Stephan then played a video with the Everything Everywhere All At Once director and writer talking about how they came to choose “Absolutely” and afterward, John remarked, “You’ve no idea how incredible that is to me, how that happened. I was driving home, and I was thinking (about life) and how the universe has to come back around and give me something good. Within 60 seconds, I got an email from my publisher saying the director wanted to use the song.”
John then said he received a paragraph synopsis of the film and pitched ideas for it. He brought in Paul to pull everything together. They both said they had no idea the film was going to be as significant as it turned out to be.
Stephan said to students as part of a teaching moment, “Everyone pay attention and trust your instincts to push as hard as you can.”
Paul said, “Even though I’ve always been a DIY person, you’ve got to have a team. This would not have happened if John didn’t have a publisher, so be sure to concentrate on the business side of music too.”
John said, “There was a whole inner dialogue not knowing how the film would turn out, but I trusted my gut and I was willing to be vulnerable. Having that other person and point of view makes for better art.”
Stephan introduced three pre-selected students who each played one of their original songs for John and Paul who gave advice and feedback. They both talked about how students should appreciate programs like the Modern Music Project as there was no music in the schools like this when they were growing up.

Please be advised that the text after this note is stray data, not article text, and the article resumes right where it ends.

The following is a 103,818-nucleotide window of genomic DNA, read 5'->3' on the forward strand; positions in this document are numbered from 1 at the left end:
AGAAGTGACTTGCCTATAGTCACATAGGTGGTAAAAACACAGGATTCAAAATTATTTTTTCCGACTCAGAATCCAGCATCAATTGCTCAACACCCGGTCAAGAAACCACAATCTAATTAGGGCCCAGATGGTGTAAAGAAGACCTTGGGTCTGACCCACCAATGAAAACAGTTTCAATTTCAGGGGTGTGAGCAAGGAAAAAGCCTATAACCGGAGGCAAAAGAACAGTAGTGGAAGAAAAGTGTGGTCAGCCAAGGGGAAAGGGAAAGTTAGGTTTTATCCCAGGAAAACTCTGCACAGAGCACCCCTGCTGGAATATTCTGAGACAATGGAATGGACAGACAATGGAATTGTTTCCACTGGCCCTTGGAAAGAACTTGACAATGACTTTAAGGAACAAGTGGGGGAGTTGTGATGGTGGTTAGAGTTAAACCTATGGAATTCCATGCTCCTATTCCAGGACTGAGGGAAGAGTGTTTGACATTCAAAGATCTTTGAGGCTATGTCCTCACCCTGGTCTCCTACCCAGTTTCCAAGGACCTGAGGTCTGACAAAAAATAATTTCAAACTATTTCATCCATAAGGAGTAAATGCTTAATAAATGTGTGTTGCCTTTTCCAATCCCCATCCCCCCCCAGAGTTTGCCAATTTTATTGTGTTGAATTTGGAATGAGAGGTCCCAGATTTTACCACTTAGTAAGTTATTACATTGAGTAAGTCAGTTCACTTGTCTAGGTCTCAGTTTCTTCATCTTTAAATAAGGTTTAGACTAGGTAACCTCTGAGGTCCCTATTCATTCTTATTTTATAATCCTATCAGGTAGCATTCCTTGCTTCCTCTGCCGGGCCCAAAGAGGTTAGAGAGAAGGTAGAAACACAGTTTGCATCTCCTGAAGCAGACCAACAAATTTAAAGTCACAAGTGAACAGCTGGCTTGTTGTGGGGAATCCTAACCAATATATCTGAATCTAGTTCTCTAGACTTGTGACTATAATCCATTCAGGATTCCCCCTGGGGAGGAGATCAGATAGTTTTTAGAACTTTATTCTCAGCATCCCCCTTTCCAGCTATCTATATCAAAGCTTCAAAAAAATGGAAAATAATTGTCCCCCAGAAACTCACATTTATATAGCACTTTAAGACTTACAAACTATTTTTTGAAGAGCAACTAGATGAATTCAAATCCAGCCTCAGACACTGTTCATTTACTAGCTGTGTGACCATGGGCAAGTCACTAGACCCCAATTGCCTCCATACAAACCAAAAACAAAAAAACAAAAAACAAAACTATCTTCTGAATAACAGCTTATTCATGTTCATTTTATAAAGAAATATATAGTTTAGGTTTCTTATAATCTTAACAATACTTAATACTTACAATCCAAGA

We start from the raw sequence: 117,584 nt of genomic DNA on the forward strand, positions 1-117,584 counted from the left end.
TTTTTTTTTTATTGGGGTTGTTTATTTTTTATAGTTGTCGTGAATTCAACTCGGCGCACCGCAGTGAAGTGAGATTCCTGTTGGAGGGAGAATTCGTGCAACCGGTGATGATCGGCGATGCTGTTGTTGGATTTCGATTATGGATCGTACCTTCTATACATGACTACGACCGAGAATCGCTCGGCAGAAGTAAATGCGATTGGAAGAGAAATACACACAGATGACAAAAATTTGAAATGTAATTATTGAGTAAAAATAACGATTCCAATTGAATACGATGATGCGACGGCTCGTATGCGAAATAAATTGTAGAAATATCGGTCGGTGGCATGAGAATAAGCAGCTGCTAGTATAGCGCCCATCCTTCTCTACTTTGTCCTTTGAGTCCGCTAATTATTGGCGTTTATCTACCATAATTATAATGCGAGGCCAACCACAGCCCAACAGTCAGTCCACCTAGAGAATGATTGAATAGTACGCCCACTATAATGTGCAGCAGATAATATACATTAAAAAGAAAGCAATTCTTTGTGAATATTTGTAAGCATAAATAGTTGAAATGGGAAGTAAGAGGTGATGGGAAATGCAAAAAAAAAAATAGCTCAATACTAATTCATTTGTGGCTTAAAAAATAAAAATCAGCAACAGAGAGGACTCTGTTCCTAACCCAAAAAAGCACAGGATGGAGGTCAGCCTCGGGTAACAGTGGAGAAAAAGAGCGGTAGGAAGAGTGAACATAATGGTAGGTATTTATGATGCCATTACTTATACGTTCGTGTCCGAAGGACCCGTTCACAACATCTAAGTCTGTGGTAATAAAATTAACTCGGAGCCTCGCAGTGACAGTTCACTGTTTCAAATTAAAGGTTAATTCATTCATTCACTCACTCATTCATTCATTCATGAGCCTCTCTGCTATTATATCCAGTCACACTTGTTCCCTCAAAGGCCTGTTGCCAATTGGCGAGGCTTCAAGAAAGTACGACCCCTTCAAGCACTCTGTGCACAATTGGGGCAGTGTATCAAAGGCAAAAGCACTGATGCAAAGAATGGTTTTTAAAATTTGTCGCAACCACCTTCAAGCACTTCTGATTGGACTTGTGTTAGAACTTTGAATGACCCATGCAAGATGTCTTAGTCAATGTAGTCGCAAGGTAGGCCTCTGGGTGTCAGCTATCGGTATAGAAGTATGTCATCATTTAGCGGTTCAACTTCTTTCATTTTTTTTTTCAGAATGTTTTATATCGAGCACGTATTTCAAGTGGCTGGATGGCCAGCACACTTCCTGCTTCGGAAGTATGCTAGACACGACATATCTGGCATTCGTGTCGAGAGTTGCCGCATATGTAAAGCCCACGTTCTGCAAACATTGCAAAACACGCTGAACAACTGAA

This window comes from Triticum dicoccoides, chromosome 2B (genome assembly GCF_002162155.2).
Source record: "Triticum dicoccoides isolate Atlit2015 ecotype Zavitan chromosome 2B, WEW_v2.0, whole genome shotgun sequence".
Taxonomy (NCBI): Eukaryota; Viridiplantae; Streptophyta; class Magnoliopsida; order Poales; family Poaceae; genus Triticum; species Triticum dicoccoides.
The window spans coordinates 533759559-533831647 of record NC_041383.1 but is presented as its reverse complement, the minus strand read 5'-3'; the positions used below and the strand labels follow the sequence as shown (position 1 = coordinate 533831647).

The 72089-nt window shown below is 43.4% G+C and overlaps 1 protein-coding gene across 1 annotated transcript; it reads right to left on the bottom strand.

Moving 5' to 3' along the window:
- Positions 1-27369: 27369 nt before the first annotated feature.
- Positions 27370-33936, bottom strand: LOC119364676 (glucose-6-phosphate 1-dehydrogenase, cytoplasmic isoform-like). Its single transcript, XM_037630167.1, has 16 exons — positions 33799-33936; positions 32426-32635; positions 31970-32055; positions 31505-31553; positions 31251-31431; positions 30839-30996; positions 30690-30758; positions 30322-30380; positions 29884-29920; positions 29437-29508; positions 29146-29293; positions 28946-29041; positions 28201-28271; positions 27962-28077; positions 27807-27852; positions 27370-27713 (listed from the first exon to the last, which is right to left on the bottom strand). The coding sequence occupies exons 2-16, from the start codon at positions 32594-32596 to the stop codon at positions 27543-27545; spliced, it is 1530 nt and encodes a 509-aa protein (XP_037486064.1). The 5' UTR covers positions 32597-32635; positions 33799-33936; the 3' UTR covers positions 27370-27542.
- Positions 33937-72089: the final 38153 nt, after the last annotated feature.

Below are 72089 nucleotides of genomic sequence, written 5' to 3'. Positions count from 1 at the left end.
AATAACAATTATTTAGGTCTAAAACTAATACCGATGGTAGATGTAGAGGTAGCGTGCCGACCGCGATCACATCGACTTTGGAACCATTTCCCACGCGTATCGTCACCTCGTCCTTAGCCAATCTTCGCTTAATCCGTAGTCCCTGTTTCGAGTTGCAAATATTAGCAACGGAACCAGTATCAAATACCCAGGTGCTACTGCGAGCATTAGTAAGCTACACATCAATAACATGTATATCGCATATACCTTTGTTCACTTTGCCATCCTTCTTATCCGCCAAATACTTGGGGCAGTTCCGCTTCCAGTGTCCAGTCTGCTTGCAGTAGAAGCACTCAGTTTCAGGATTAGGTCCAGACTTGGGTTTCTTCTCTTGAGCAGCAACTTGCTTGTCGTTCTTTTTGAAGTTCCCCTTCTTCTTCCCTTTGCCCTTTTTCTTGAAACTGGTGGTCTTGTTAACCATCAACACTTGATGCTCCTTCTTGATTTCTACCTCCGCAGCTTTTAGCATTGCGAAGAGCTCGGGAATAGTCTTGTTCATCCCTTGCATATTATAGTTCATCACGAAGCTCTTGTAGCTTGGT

Stephan opened up the floor to student questions, and John and Paul gave answers to those that included production, business and songwriting. Paul said, “Make sure you keep sharing your music live and with friends. Your goal as a producer is targeting your energy, and having a focus.”
John added, “Call studios and ask about internships. You will learn so much being with professionals, and you have to be proactive in putting yourself out there. If you don’t believe in yourself, nobody else is going to, so do believe in yourself and do not worry about what other people think.”
John finished up the session by playing one of his new songs called “Continental Drifter” for the students, explaining he was lyrically inspired by Bob Dylan.
Students gave a resounding round of applause and talked about how grateful they were for John and Paul’s appearance at this Master Session.
This Master Session is available for viewing on the SHOF YouTube channel HERE.
The SHOF Master Sessions at Stuyvesant program has hosted events for NYC public school students highlighting both the business and creative sides of the music industry since 2018, with past sessions featuring Alex Da Kid, Michael Uzowuru, Rodney "Darkchild" Jerkins, Nija Charles, TBHits, Sam Ashworth, Denzel Baptiste & David Biral p/k/a Take A Daytrip, Khari “Needlz” Cain, Steven Van Zandt, Steve Greenberg, Mark Hudson, Samantha Cox, Leyla Blue, Maude Latour, Laundry Day, Pom Pom, Mike Campbell, Billy Mann, Gregg Wattenberg and Rich Christina.